TV Review: AMC Visionaries: Eli Roth's History of Horror

TV Review, AMC, Eli Roth, Stephen King, History of Horror, Documentary, Horror

SYNOPSIS: Executive produced by award-winning horror film director, writer, producer and actor, Eli Roth (“Cabin Fever,” “Hostel”), the documentary series brings together the masters of horror – the storytellers and stars who define the genre – to explore its biggest themes and reveal the inspirations and struggles behind its past and present. Each one-hour episode of the seven-part series will take viewers on a chilling exploration of how horror has evolved through the eras and impacted society, as well as why loyal fans remain addicted to fear. 

TV Review, AMC, Eli Roth, Stephen King, History of Horror, Documentary, Horror

REVIEW: As a dedicated fan of the horror genre, I love learning about the history of scary movies. There are countless documentaries that have been made over the years about specific films, subgenres, and even filmmakers, but few have assembled the roster of talent that AMC's latest series has lined up. Similar to their recent Story of Science Fiction hosted by James Cameron, History of Horror chronicles the most iconic and influential horror movies of all time with commentary from fans, filmmakers, and historians to make this a must watch event perfectly timed to the Halloween season. Featuring a stunning array of commentators including Stephen KingQuentin Tarantino, Jordan Peele, Jason Blum, Robert Englund, Linda Blair, Tippi Hedren, Rob Zombie, Haley Joel Osment, Jack Black, John Landis, Jamie Lee Curtis, Elijah Wood, Slash, Catherine Hardwicke, and Norman Reedus, this series is a great introduction to the legacy of horror movies.

Spread over seven episodes that each tackle a specific sub-genre, Eli Roth's docu-series covers everything from zombies, slashers, and vampires to demons, ghosts, and monsters. Roth provides voice-over narration for the entire show and also moderates conversations with the guests. Roth himself is no stranger to the genre and has a divisive resume of films both beloved and hated by horror fans. Still, he speaks the language and is able to garner some great insight from legends like Tom Savini, John Landis, and Stephen King. My favorite recurring grouping is Roth along with The Walking Dead's Greg Nicotero and Rob Zombie who make for one hell of a fun roundtable and delve into both the fan perspective on films as well as professionals providing insight to how these movies got made.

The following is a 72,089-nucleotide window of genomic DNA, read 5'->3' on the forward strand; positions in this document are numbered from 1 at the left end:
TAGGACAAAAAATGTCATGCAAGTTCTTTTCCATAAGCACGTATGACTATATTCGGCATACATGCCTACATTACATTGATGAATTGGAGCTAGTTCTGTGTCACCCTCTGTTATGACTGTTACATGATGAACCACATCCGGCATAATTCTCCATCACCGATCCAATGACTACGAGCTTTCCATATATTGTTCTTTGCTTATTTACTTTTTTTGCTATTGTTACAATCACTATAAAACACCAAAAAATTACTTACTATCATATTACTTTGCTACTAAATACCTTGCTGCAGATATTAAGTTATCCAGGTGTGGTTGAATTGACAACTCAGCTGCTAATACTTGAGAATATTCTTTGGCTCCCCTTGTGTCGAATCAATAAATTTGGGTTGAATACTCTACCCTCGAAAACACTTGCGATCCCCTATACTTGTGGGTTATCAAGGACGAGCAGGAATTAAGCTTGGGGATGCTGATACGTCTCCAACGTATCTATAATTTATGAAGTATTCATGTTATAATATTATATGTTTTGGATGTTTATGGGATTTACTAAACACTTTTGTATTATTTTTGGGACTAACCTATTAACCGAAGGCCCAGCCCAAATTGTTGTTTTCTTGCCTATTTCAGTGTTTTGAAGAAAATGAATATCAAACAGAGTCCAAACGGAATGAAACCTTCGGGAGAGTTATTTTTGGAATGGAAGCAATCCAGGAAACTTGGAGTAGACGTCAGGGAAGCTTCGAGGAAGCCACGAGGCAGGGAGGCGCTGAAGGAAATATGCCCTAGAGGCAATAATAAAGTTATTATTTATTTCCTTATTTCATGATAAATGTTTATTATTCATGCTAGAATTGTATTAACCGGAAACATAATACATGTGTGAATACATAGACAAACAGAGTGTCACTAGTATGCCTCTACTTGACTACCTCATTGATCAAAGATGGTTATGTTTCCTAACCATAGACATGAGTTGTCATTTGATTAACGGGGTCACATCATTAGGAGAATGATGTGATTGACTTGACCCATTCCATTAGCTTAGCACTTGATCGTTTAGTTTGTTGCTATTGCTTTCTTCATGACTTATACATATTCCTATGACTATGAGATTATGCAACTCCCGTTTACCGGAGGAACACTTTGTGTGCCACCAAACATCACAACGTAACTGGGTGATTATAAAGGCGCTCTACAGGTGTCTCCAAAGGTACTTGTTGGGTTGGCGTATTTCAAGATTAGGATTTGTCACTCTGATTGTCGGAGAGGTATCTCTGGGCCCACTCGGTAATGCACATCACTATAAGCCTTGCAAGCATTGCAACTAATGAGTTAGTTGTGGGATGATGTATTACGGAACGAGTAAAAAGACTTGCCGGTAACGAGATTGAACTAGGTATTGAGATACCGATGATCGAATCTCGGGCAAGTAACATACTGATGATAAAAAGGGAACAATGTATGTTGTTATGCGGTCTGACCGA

What I really appreciate about History of Horror is the fact that it doesn't gloss over major landmarks in the history of the genre. Within the premiere episode about zombies, there are callbacks to the earliest films featuring the undead like WHITE ZOMBIE with Bela Lugosi. There is a great amount of time spent on the films of George Romero as the experts dissect just how influential NIGHT OF THE LIVING DEAD and DAWN OF THE DEAD were. But, instead of just talking about SHAUN OF THE DEAD as the successor to those Romero films, Roth and company actually got Edgar Wright to speak to his film's influences. They then jump into 28 DAYS LATER and feature Max Brooks, the author of WORLD WAR Z and big time horror fan himself. There are also moments with Quentin Tarantino and Chris Hardwick talking about why these movies impacted them so much.

With each episode focused on a specific type of horror film, there is a great deal of attention paid to the lesser known films that true horror fans would be familiar with and how they influenced and were influenced by the major hit films. The two part slasher episode obviously spends a lot of time breaking down HALLOWEEN, FRIDAY THE 13TH, A NIGHTMARE ON ELM STREET, SCREAM, and more. But, they also cover CANDYMAN, MANIAC, HOSTEL, SAW, and THE SILENCE OF THE LAMBS. The analysis of these films don't talk down to the quality of the films as better or worse than non-genre movies but get to the core of what the filmmakers were trying to tell through the gore and jumpscares. In one case, RE-ANIMATOR director Stuart Gordon makes a fairly profound comparison to his movie and the loss of his father, cementing that just because a movie is scary doesn't make it less personal or emotionally relevant than a traditional drama film.

TV Review, AMC, Eli Roth, Stephen King, History of Horror, Documentary, Horror

Eli Roth's History of Horror is unlikely to tell die-hard horror fans anything they didn't already know, but seeing an all-star ensemble of talented performers and creators talk so lovingly about scary movies is worth the time alone. From the most scholarly dissertation to the moments of fanboy love these panelists exhibit, every moment will make you want to go out and rewatch each and every film they talk about. As for the more casual horror viewer, this is a perfect breakdown as to why this genre has so much to offer. With episodes airing from now until November, this is a great Halloween gift that will carry you almost to Thanksgiving. I just hope that they bring it back for a second season and dive into even more areas of horror left unexplored.

AMC Visionairies: Eli Roth's History of Horror premieres October 14th on AMC.

Source: JoBlo.com



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